Saturday, July 31, 2004

Why Did Rome Fall?

Or, to be more precise, why did the Western half of the Roman Empire fall? I'm well aware that the Eastern portion remained in existence until 1453, but the fact is that the civilization of which we are today a part, and whose influence predominates throughout the world, was born of the ashes of the Western half that collapsed in 476, rather than of the Byzantine state: as such, the continued existence of that other civilization, though undoubtedly of interest to historians, is, as a practical matter, of far less importance to understanding how our world came to be the way it is today.

Although I'm familiar with the sorts of moral reasons adduced by Edward Gibbon for the fall of Rome - enervating oriental luxury, sexual immorality, etc. - I'm not at all convinced that "moral decline -> civilizational decline" is in any way relevant to understanding what really went on. From my own reading, the correct answer must lie in some way with the economic conditions of the empire - in particular, with the ubiquitous institution of slavery, and the effect that the cessation of Roman expansion, and therefore, opportunities to seize vast new numbers of slaves, must have had on the economic viability of slave-based industry and agriculture. Ultimately, I think the attitude learned from the Greeks that work was something to be despised is the root cause of the decline that set in well before the barbarian hordes finally knocked down the rotting edifice.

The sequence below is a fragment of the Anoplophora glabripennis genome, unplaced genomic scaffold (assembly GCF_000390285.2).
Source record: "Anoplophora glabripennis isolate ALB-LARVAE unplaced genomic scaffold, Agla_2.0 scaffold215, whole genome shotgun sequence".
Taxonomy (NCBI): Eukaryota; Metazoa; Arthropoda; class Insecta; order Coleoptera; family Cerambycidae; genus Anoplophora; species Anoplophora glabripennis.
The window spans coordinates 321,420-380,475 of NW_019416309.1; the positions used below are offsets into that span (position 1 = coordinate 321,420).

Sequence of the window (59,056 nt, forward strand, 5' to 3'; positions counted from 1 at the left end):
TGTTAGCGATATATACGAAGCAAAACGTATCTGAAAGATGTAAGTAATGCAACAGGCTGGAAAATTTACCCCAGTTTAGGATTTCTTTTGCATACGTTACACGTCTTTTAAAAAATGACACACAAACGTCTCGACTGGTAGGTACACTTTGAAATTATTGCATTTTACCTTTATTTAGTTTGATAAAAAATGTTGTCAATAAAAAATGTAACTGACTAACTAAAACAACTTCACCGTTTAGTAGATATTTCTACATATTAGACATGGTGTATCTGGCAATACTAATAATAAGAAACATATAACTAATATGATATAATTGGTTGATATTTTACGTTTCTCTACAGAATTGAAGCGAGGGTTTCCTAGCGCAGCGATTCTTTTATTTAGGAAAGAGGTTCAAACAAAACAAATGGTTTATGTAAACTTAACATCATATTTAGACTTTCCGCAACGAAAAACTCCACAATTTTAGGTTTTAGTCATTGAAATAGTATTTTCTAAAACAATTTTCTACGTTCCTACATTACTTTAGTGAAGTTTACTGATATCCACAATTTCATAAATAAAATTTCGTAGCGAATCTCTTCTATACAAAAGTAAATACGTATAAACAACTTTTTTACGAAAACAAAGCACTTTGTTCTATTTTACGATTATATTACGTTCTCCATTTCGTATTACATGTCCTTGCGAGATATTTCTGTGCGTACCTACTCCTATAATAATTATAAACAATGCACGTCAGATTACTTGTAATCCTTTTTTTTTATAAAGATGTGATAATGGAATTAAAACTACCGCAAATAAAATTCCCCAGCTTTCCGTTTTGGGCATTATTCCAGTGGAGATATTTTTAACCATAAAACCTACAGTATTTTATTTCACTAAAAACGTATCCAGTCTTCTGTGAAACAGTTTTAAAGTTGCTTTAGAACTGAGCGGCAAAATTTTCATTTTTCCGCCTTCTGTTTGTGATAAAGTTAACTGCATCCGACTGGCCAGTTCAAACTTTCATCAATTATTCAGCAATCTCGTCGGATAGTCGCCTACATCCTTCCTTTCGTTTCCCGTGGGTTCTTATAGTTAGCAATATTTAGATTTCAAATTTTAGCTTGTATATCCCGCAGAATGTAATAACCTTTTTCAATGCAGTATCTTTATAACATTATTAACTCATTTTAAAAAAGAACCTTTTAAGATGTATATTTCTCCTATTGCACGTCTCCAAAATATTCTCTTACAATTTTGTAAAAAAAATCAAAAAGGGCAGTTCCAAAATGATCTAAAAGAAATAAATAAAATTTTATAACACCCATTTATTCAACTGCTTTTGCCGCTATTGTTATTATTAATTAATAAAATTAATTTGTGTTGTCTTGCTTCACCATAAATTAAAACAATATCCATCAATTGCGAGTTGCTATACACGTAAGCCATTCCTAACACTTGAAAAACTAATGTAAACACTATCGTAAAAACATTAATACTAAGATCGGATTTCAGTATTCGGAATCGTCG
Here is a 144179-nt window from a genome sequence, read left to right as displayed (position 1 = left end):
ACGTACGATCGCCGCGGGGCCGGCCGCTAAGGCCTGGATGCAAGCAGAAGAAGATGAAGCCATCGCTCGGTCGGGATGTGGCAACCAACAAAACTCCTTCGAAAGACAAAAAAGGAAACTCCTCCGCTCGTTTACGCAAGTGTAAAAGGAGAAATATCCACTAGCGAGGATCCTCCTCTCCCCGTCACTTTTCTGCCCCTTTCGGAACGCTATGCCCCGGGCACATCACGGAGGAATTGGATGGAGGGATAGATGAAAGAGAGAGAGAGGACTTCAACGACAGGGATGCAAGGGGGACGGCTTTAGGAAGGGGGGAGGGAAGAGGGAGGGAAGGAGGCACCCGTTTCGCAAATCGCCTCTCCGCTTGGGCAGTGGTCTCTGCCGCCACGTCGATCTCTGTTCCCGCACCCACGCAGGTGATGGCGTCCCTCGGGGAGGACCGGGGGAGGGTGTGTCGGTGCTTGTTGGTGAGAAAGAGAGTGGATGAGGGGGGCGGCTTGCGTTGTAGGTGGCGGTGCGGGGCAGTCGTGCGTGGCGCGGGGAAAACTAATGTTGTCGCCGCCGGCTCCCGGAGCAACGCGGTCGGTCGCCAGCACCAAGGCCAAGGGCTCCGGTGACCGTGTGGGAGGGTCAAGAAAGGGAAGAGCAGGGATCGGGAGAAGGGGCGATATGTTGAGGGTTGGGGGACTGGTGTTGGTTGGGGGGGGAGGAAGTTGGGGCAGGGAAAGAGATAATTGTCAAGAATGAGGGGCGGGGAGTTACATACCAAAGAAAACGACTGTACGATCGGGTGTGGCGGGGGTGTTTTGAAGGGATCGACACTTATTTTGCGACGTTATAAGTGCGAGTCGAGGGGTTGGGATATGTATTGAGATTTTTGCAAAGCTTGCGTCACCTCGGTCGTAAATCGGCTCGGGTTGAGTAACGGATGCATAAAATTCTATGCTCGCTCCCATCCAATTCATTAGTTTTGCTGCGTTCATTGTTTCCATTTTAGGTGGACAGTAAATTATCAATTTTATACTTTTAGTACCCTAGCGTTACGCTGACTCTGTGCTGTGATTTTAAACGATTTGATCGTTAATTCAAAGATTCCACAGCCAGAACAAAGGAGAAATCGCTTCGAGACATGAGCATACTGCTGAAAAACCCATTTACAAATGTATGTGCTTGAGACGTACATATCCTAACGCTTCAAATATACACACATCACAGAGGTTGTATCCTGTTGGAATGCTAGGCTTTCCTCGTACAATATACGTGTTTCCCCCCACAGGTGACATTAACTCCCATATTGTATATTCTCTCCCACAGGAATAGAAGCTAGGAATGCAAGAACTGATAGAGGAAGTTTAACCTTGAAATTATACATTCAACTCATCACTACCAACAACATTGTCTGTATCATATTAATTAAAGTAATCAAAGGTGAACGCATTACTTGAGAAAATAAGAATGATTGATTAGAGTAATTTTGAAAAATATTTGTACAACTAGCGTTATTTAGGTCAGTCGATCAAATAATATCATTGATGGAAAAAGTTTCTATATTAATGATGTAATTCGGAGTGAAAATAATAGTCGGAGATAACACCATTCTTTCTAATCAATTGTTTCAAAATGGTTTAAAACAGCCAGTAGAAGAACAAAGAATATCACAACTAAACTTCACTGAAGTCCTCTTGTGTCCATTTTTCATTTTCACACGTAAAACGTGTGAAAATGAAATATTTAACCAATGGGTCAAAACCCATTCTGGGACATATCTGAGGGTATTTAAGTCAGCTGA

If I am correct, there's a lesson in there for those on the left who take the attitude that there's something dishonorable about striving "too hard" to better one's material lot, and that leisure is more "civilized" than, and always to be preferred to labor, an attitude that is now commonplace throughout Europe, particularly amongst the more comfortable classes.